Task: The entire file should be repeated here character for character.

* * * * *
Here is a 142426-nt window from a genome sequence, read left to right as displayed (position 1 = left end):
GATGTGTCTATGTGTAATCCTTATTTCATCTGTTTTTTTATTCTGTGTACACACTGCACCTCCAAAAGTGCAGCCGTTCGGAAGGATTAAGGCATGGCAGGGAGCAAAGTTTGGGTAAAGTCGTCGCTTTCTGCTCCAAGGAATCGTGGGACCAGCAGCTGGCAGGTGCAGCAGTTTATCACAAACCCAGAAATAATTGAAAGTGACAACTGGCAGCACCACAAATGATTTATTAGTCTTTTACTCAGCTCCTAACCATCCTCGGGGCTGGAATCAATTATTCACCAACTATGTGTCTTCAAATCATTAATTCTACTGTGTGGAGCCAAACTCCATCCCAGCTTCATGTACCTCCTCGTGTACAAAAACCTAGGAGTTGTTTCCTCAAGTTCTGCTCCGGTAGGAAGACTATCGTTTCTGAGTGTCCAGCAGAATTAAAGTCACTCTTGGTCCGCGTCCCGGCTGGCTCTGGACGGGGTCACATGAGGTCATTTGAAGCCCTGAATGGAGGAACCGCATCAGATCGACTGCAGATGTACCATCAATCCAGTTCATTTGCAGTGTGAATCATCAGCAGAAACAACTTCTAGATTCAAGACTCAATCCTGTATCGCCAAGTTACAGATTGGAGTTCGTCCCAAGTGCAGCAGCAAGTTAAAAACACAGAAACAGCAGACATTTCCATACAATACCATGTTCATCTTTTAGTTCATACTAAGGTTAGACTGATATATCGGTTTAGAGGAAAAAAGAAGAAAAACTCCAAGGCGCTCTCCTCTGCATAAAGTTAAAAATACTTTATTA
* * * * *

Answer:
Here is a 142426-nt window from a genome sequence, read left to right as displayed (position 1 = left end):
GATGTGTCTATGTGTAATCCTTATTTCATCTGTTTTTTTATTCTGTGTACACACTGCACCTCCAAAAGTGCAGCCGTTCGGAAGGATTAAGGCATGGCAGGGAGCAAAGTTTGGGTAAAGTCGTCGCTTTCTGCTCCAAGGAATCGTGGGACCAGCAGCTGGCAGGTGCAGCAGTTTATCACAAACCCAGAAATAATTGAAAGTGACAACTGGCAGCACCACAAATGATTTATTAGTCTTTTACTCAGCTCCTAACCATCCTCGGGGCTGGAATCAATTATTCACCAACTATGTGTCTTCAAATCATTAATTCTACTGTGTGGAGCCAAACTCCATCCCAGCTTCATGTACCTCCTCGTGTACAAAAACCTAGGAGTTGTTTCCTCAAGTTCTGCTCCGGTAGGAAGACTATCGTTTCTGAGTGTCCAGCAGAATTAAAGTCACTCTTGGTCCGCGTCCCGGCTGGCTCTGGACGGGGTCACATGAGGTCATTTGAAGCCCTGAATGGAGGAACCGCATCAGATCGACTGCAGATGTACCATCAATCCAGTTCATTTGCAGTGTGAATCATCAGCAGAAACAACTTCTAGATTCAAGACTCAATCCTGTATCGCCAAGTTACAGATTGGAGTTCGTCCCAAGTGCAGCAGCAAGTTAAAAACACAGAAACAGCAGACATTTCCATACAATACCATGTTCATCTTTTAGTTCATACTAAGGTTAGACTGATATATCGGTTTAGAGGAAAAAAGAAGAAAAACTCCAAGGCGCTCTCCTCTGCATAAAGTTAAAAATACTTTATTA